On today’s program: A Pittsburgh journalist tells the stories of families wounded by the opioid crisis; a Hazelwood support group helps families of kids with autism; Pittsburgh prepares to honor slain Officer Calvin Hall; how Youngstown tracks health issues close to fracking sites; and a Lawrenceville nonprofit teaches residents about their housing rights.
Giving a face to the opioid epidemic
(00:00 — 12:29)
In his new book, “Hope and Heartbreak: Beyond The Numbers of the Opioid Epidemic,” longtime Pittsburgh journalist Scott Brown explores the personal impact of the opioid crisis on families left behind when loved ones die from over use.
“We hear the statistics, we see the numbers, but we need to know what’s behind the numbers, [so that] we can empathize with people that are dealing with this, and I think that goes a long way too towards breaking the stigma,” says Brown.
Brown spoke to families, law enforcement, coroners, activists and those in recovery to present a full picture of the effects of opioids on a community. He focuses on several parents of opioid victims—including Carmen Capozzi and Michelle Schwartzmier—and explores their journey after tragedy.
Hazlewood organization supports families of autistic children
(14:05 — 17:42)
For minority families and people in economically disadvantaged areas, finding community resources around autism or even obtaining a diagnosis can be difficult. Jamie Upshaw, whose son is autistic, saw a gap in resources for African American families in Hazelwood, so she created her own support group—Autism Urban Connections. She says the group aims “to provide education, support, advocacy and empowerment, with an emphasis on self-care to parents and caregivers of those diagnosed with autism."
90.5 WESA’s Elaine Effort spoke to Upshaw about how her organization helps families find the assistance they need.
How Pittsburgh honors an officer killed in the line of duty
(17:47 — 23:35)
Pittsburgh Police Officer Calvin Hall will be laid to rest this week. Hall was off duty Sunday, July 14 when he was shot in the back three times at a block party outside a friend's house while trying to break up a fight in Homewood. Hall died of those wounds Wednesday. He was 36 years old.
Tribune-Review reporter Megan Guza attended a solemn "End of Watch" ceremony shared by police and community members outside the North Side's Zone 1 station Sunday. The display was emotional, she says, and likely to stay with his many brothers- and sisters-in-arms headed into the city this week to pay their respects.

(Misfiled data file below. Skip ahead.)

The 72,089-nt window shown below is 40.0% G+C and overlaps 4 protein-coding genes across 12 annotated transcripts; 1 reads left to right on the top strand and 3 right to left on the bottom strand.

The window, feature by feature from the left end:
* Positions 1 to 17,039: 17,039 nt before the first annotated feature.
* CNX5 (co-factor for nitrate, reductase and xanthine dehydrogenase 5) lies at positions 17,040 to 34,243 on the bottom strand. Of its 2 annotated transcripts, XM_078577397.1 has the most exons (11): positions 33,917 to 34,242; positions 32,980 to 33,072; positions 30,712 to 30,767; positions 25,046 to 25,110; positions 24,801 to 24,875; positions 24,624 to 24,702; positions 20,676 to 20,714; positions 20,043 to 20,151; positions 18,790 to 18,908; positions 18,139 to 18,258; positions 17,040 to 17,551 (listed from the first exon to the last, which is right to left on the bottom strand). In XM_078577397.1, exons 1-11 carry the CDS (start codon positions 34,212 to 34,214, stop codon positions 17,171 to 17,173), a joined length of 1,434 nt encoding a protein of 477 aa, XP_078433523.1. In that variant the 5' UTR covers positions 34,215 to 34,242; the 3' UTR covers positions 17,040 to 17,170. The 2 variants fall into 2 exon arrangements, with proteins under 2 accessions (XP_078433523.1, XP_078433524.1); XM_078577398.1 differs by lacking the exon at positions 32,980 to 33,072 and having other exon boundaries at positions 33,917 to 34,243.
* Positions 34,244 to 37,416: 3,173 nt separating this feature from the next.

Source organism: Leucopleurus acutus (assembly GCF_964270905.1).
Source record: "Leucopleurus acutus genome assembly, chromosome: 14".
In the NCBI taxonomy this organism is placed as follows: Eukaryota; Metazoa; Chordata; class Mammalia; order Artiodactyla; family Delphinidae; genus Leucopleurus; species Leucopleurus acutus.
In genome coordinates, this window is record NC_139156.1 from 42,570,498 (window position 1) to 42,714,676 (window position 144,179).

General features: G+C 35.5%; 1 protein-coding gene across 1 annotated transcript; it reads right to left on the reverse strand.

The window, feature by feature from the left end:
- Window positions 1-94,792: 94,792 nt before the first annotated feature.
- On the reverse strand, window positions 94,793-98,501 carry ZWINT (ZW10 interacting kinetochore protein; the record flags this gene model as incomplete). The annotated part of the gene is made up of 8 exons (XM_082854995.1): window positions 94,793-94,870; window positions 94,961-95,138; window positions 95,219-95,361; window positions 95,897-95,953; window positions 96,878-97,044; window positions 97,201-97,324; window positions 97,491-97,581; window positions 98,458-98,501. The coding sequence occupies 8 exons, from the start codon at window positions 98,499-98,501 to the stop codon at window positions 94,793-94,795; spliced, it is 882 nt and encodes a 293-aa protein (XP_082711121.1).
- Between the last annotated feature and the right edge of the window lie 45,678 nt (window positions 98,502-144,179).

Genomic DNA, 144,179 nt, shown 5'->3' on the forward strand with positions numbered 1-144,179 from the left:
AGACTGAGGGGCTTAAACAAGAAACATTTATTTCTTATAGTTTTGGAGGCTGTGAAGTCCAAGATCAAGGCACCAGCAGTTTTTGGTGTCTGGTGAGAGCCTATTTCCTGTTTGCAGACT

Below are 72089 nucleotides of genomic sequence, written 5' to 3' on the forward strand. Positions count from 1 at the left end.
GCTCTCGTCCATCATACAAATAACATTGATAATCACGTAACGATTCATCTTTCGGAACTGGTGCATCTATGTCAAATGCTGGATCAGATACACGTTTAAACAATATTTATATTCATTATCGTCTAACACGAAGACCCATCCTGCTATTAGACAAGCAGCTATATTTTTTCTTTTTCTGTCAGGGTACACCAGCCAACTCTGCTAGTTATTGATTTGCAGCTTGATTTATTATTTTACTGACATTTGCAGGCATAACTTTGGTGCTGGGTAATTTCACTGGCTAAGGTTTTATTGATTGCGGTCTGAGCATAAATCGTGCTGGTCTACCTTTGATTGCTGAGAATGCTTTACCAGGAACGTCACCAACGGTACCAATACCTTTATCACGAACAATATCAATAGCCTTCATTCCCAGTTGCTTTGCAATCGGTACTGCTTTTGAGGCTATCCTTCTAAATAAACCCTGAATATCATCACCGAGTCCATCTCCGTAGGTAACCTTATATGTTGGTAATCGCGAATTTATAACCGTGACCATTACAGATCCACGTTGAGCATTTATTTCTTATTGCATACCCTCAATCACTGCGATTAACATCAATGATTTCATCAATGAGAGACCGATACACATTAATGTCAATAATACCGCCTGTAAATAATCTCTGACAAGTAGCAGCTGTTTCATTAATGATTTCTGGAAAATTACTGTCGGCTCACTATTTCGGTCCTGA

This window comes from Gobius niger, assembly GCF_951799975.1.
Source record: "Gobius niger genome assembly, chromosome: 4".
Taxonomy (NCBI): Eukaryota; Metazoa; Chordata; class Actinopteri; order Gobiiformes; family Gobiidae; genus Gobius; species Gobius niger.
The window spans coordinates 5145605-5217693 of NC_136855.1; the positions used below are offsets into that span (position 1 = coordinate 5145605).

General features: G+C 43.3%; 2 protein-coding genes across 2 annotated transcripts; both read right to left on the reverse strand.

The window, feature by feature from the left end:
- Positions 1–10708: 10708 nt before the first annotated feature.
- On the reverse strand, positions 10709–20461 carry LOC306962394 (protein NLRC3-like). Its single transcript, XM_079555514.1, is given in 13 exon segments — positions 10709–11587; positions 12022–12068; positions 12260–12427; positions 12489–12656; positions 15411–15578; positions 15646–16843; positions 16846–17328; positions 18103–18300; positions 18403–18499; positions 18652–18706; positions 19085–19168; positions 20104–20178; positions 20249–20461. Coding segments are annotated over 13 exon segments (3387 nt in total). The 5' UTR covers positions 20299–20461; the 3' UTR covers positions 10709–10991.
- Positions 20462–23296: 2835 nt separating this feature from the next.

— Ariel Worthy (@airreeulll) July 21, 2019
A public visitation for Hall is scheduled from noon to 8 p.m. Monday at Soldiers and Sailors Memorial Hall in Oakland. His funeral begins there at 11 a.m. Tuesday with burial in Homewood Cemetery to follow.
Tracking the correlation of health concerns and fracking
(23:36 — 28:41)
While the growth in fracking has brought new economic development in some communities, it's also bringing new health concerns for people who live near gas infrastructure. The Allegheny Front's Julie Grant spoke with the Ohio Health Registry in Youngstown about keeping tabs on the health impacts of fracking.
Lawrenceville United hopes to educate residents about housing rights
(29:08 — 38:41)
Nonprofit advocacy group Lawrenceville United is hosting a "Housing for All" event with sessions on housing law for homeowners and renters from 11:30 a.m. to 1:30 p.m. Saturday at their Upper Lawrenceville offices.
“One of the things that I think we’ve become a little more attuned to in the last couple years is those long-time homeowners and those low-income seniors," executive director David Breingan says. "They’re being exposed to a lot of pressure from investors and flippers."
Breingan says he's concerned older residents might be unaware of the value of their property, leaving them vulnerable to bad deals. Other sessions for older homeowners include primers in tangled-title assistance, estate and property violations and home repairs.
For renters, Pennsylvanians for Modern Courts will offer a panel about navigating the details of landlord-tenant housing court cases. Breingan says evictions are a problem in the neighborhood.
“We’re seeing [eviction] in particular being used against single-parent households with school-age children," he says. "So when we think about who’s being affected by displacement in the neighborhood, it’s really affecting our kids, which is tragic, and we want to make sure that we’re preserving a neighborhood that can keep those families.”
90.5 WESA's Julia Zenkevich, Julia Maruca and Hannah Gaskill contributed to this program.
The Confluence, where the news comes together, is 90.5 WESA’s daily news program. Tune in weekdays at 9 a.m. to hear newsmakers and innovators take an in-depth look at stories important to the Pittsburgh region. Find more episodes of The Confluence here or wherever you get your podcasts.